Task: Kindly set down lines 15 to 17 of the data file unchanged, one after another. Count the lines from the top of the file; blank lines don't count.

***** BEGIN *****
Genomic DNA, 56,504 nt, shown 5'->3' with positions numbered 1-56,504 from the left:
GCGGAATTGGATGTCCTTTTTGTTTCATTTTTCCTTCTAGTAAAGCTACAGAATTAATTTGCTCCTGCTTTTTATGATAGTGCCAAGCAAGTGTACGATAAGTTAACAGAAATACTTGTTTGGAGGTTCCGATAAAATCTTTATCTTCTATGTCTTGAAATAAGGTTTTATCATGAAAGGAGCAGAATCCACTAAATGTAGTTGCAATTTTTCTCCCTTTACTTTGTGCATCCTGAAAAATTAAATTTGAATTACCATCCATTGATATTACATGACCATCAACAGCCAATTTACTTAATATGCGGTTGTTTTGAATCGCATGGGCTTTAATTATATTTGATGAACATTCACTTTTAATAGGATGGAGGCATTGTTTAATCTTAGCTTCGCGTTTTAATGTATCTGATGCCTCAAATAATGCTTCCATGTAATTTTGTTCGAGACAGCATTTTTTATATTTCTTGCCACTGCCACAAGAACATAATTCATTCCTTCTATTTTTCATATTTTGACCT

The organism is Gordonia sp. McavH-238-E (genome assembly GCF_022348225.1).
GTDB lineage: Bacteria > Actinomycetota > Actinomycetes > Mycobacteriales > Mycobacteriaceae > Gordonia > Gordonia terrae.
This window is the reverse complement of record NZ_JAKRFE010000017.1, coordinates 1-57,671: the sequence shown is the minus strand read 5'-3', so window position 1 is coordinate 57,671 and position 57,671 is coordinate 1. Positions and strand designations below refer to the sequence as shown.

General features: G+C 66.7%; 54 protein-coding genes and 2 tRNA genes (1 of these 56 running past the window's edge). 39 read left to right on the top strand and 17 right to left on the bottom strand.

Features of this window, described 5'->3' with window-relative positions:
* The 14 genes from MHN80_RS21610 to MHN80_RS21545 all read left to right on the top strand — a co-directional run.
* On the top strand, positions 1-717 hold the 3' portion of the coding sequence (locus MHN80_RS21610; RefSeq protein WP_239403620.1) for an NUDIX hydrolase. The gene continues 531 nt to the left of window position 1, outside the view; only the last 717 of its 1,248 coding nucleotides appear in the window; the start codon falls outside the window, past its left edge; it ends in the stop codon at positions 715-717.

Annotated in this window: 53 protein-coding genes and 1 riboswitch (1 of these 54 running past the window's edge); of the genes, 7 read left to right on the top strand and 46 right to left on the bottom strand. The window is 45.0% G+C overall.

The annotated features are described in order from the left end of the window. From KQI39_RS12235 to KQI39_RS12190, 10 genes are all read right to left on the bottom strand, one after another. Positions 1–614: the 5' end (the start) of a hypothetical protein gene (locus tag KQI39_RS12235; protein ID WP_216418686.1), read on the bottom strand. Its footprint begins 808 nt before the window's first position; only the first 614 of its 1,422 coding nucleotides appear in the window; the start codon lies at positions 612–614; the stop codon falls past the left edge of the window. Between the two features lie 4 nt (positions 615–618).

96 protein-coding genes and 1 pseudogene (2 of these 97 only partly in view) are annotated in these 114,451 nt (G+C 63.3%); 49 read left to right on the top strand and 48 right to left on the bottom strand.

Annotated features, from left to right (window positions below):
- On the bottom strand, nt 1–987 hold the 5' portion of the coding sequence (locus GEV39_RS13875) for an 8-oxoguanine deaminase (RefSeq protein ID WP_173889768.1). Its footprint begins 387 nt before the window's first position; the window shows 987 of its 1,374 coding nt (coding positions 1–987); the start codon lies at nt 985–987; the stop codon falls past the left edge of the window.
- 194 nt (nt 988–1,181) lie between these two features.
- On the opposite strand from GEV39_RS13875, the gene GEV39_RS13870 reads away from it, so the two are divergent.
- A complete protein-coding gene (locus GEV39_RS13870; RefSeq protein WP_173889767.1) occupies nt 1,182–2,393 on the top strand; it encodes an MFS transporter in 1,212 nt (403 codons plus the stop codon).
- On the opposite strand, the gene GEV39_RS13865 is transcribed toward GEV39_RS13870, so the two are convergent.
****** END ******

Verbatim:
- 194 nt (nt 988–1,181) lie between these two features.
- On the opposite strand from GEV39_RS13875, the gene GEV39_RS13870 reads away from it, so the two are divergent.
- A complete protein-coding gene (locus GEV39_RS13870; RefSeq protein WP_173889767.1) occupies nt 1,182–2,393 on the top strand; it encodes an MFS transporter in 1,212 nt (403 codons plus the stop codon).